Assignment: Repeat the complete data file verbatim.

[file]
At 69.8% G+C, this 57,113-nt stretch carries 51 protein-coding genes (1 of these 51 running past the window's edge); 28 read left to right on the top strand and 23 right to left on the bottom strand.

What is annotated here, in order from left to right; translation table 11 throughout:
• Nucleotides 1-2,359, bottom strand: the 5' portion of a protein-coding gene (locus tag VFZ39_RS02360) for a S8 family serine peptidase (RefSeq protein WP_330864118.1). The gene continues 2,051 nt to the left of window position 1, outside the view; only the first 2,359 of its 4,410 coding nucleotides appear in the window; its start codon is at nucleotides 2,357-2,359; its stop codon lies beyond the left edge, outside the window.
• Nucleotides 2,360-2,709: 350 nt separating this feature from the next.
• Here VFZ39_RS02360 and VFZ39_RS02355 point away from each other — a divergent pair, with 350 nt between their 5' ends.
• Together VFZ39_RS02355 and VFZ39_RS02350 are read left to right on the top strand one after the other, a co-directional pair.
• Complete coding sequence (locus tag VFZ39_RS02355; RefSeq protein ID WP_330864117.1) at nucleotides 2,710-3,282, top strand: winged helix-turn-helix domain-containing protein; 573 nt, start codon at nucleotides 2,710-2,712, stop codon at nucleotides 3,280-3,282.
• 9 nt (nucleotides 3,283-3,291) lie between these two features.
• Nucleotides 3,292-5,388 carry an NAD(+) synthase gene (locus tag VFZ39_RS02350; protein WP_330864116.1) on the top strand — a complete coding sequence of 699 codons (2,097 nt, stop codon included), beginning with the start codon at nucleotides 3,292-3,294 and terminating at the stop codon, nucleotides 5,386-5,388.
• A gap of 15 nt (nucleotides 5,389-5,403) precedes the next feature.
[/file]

At 69.8% G+C, this 57,113-nt stretch carries 51 protein-coding genes (1 of these 51 running past the window's edge); 28 read left to right on the top strand and 23 right to left on the bottom strand.

What is annotated here, in order from left to right; translation table 11 throughout:
• Nucleotides 1-2,359, bottom strand: the 5' portion of a protein-coding gene (locus tag VFZ39_RS02360) for a S8 family serine peptidase (RefSeq protein WP_330864118.1). The gene continues 2,051 nt to the left of window position 1, outside the view; only the first 2,359 of its 4,410 coding nucleotides appear in the window; its start codon is at nucleotides 2,357-2,359; its stop codon lies beyond the left edge, outside the window.
• Nucleotides 2,360-2,709: 350 nt separating this feature from the next.
• Here VFZ39_RS02360 and VFZ39_RS02355 point away from each other — a divergent pair, with 350 nt between their 5' ends.
• Together VFZ39_RS02355 and VFZ39_RS02350 are read left to right on the top strand one after the other, a co-directional pair.
• Complete coding sequence (locus tag VFZ39_RS02355; RefSeq protein ID WP_330864117.1) at nucleotides 2,710-3,282, top strand: winged helix-turn-helix domain-containing protein; 573 nt, start codon at nucleotides 2,710-2,712, stop codon at nucleotides 3,280-3,282.
• 9 nt (nucleotides 3,283-3,291) lie between these two features.
• Nucleotides 3,292-5,388 carry an NAD(+) synthase gene (locus tag VFZ39_RS02350; protein WP_330864116.1) on the top strand — a complete coding sequence of 699 codons (2,097 nt, stop codon included), beginning with the start codon at nucleotides 3,292-3,294 and terminating at the stop codon, nucleotides 5,386-5,388.
• A gap of 15 nt (nucleotides 5,389-5,403) precedes the next feature.